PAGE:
“We aimed to have a young, yet experienced team, with lots of athleticism and high work ethic,” said Mans.

Rewarding the, empirically, best Belgian national side ever by making them earn back their spot on the roster is certainly one way to ensure a strong work ethic. Threatening to give those spots to some of the country’s rising youth players is another.

The current squad is made up of players from Belgium’s top four clubs: FreezzzBeezzz (Bruges), Gentle (Ghent), JetSet (Leuven), and Mooncatchers (Brussels). These four clubs have been pushing to make themselves and their peers relevant on the European Club scene, and in doing so have formed the primary force driving Belgium’s Open division forward1. Prominent amongst these endeavors is Mooncatcher’s fourth place finish at the European Club Championships last summer.

By leaning on the drive and development of their club scene, the national outfit is hoping to reap the benefits of Belgium’s domestic progress while augmenting it with their own tenets. As a result, this squad is the product of a relatively continuous coalition. The majority of the squad joined together in December 2014 during preparation for the European Championships. They have been playing together monthly since December 2015 and almost weekly since May.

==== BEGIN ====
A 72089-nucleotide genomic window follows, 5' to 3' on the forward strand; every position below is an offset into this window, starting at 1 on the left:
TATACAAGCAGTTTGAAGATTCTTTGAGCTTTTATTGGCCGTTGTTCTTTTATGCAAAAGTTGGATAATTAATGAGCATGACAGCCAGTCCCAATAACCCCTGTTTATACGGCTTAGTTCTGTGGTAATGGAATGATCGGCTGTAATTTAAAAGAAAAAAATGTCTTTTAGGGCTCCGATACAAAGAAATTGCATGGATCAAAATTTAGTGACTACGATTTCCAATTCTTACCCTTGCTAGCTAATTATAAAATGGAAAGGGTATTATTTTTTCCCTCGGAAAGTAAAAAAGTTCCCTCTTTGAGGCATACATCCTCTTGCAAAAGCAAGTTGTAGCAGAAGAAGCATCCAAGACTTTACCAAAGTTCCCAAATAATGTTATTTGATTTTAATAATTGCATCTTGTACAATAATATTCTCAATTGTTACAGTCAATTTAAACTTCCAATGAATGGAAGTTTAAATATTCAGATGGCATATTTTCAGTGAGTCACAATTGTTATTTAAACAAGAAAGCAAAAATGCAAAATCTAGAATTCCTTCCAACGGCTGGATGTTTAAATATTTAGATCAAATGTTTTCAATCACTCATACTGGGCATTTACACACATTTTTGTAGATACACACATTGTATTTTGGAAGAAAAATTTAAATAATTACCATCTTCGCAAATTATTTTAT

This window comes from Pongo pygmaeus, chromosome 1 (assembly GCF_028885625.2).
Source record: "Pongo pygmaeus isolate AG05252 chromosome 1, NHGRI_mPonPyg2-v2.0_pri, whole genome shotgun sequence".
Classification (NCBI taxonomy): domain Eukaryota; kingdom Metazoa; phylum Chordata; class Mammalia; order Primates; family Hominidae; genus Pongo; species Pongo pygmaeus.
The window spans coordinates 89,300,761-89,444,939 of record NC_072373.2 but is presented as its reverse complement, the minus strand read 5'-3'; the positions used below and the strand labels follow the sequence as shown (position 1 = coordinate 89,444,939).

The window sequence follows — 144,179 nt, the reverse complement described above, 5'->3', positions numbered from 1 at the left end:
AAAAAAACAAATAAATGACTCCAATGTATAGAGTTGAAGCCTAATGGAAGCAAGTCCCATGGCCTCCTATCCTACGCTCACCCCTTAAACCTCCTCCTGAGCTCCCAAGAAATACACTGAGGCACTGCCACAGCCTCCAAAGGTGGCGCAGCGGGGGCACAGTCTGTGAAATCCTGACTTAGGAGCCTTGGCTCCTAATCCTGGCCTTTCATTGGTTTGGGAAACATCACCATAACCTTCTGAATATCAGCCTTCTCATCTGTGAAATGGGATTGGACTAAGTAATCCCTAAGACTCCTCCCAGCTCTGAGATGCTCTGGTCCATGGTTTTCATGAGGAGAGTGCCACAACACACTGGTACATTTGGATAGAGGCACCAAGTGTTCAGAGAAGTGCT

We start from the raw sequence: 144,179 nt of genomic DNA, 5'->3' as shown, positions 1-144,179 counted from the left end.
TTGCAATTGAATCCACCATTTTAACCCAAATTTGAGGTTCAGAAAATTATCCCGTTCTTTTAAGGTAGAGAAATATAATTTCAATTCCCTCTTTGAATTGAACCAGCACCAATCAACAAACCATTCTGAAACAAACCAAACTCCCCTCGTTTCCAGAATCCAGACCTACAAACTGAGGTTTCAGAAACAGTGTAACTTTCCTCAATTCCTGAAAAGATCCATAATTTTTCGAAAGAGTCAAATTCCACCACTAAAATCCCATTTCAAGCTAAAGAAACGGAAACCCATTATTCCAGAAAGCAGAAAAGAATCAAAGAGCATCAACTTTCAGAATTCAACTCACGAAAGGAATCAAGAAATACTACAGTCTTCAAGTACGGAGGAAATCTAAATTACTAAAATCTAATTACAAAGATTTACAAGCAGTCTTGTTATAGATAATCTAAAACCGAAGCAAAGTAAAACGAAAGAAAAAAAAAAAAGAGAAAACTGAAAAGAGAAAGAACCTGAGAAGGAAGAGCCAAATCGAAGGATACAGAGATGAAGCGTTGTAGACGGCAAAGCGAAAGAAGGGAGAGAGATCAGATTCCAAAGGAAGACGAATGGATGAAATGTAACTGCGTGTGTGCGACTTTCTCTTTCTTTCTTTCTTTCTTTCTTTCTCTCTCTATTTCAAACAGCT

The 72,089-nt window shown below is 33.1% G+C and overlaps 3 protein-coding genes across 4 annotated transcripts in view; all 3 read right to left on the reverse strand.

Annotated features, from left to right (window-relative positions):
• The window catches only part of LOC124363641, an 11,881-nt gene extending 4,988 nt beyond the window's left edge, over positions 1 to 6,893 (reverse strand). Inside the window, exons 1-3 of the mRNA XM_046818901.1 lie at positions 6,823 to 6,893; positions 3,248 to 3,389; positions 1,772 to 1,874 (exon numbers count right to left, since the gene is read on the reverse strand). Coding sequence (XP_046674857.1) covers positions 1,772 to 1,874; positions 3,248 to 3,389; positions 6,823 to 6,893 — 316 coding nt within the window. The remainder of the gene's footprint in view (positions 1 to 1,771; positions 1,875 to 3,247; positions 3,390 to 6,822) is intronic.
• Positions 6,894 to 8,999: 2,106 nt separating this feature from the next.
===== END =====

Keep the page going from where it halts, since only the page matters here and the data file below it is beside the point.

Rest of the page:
This alliance is built upon the work of both Belgium’s Junior and Club systems. The result is a surprisingly youthful and energetic team that belies its presence of mind and coordination on the pitch.